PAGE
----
Edinburgh Fringe 2012
"Hear the sublime sounds of The Australian Voices in this uplifting story – an a cappella choral-theatre work for 20 singers including movement, costumes, lighting and projections. The moon, Diana, is lonely and wants a boyfriend. She sends out her moonbeams, looking through windows and finds a beautiful boy, Sam. But Sam is sick. This story explores the fragility of life and the strange emotions surrounding death, the sense of fear and perhaps relief. "
Moon is a very special piece of musical theatre – combining intense, tour de force choral ensemble work with visual and vocal storytelling and singing with a dash of physical theatre and movement added in.
It’s special because there is, literally nothing else like it on the Fringe, and special also because of the powerful and affecting concentration and effort of breath, body and collaboration that emerges during the hour they are on the stage.
As theatre, the themes chosen aren’t new, but they’ve been combined in a way that is bound to irritate the subjectivity of some reviewers and make them mark it down for daring to link life, death, spirit and Facebook. A boy is dying and has a unique encounter with Diana, principle of the moon. He finds resolution through this encounter which involves a departure from a life on earth that was a threshold of self-meeting through suffering. We do not die in death, but into it. We are never alone, yet are probably at our most lonely and empty when we seek a version of connection through the binary beast of the computer, instead of connection through authentic love, human to human. Human to Goddess.
Theatrically the moonlight here is born of much discordant sound – the light is blue, harsh and cold. Diana is rarely soft, gentle and seemingly never warm. And I believe this is a short-sightedness of the piece – both theatrically and esoterically. Moonlight is a gift of sunlight. And the essential quality of sunlight is life born not only of light, but also warmth. It is the essence of warmth that often heals – psychologically through conscience, and physically through a range of physiological processes. Some of the physicality of the singing is eye popping in two directions. Our eyes pop at the sometimes astounding choral work and their eyes pop as they seek to please the conductor, looking as if he owns their souls. And all the while Diana sends down those beams.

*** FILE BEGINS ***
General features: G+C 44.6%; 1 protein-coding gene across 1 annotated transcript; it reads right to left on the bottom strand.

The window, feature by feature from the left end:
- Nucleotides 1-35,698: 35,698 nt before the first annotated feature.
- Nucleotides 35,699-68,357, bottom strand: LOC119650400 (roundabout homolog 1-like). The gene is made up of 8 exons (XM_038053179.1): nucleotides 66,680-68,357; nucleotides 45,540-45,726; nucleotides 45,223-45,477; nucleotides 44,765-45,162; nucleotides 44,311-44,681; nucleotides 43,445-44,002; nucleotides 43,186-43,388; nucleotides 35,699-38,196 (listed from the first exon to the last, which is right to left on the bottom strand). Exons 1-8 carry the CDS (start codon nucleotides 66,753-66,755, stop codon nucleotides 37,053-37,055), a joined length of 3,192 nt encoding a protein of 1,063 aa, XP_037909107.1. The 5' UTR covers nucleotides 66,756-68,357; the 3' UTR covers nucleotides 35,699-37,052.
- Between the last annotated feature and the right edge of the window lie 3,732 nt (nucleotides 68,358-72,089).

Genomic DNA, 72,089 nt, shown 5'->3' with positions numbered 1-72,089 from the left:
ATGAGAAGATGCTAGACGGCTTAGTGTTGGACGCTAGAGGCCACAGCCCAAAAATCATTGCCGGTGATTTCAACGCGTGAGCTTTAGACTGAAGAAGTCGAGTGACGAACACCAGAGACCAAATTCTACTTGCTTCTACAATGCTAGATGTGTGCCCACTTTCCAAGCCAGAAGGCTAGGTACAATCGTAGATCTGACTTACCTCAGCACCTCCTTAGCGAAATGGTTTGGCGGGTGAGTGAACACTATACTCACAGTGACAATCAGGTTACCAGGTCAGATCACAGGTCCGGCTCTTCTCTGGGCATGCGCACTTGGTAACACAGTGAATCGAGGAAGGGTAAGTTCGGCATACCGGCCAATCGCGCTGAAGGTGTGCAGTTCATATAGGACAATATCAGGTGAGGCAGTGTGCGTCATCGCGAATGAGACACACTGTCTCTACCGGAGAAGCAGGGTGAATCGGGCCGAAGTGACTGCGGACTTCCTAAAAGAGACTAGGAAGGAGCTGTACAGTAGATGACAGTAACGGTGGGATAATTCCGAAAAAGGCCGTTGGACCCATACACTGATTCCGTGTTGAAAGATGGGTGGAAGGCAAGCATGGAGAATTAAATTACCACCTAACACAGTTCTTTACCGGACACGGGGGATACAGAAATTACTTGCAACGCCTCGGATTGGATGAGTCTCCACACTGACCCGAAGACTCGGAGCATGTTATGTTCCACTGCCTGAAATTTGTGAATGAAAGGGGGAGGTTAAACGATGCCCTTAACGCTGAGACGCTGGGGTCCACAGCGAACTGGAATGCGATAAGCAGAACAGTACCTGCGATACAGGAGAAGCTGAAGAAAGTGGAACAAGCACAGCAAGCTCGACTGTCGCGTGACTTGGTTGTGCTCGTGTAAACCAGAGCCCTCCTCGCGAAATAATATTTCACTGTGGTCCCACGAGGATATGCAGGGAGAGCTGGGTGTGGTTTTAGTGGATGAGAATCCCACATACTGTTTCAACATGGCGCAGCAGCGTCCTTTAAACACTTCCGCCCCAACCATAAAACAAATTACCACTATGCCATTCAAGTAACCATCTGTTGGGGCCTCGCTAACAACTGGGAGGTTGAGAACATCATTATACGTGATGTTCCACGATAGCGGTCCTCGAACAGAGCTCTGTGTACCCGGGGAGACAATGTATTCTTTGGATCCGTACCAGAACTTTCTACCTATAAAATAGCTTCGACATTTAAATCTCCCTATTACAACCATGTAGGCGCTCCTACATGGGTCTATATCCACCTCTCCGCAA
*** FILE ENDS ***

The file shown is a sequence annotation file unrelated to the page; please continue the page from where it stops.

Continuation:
This is a production that seems to have either ignored or not seen sunlight, until perhaps at the very end, where the light encountered by our hero and the ensemble is, for once, a golden light. From a dramatic point of view, it comes too little and too late to redeem a piece that is often fabulous and breathtaking, but also cold in a way that generates more shivers than the tears I believe it should.
In parts there is beautiful synergy created out of music, lyric, image and movement and we have an ensemble as a many legged, many voiced single beast, reaching to us, and into us with story, with sensation and with ideas. In other parts the narrative feels more clumsy, sometimes lost in repetition that fails to engender flow in story and unfolding feeling. It’s a piece that, as drama, would benefit from dramaturgical input, especially during the final twenty minutes which seem to suffer from an overlong denouement only to offer up another crescendo right at the end. The ending feels almost over-engineered.
It’s a complex piece of music that has the added qualities of theatre and movement. The projections of word and image somehow feel clumsy and intrusive. That said, the choral work is outstanding and the theatre element is often a treat to watch and deeply affecting.
But I need only think of Moon, and a host of feelings, visual and aural impressions come flooding back, sending out their beams, and that has to be proof that this company has created something that runs deep, something that is enduring. And that says something for its worth as art. And that art is well worth seeing.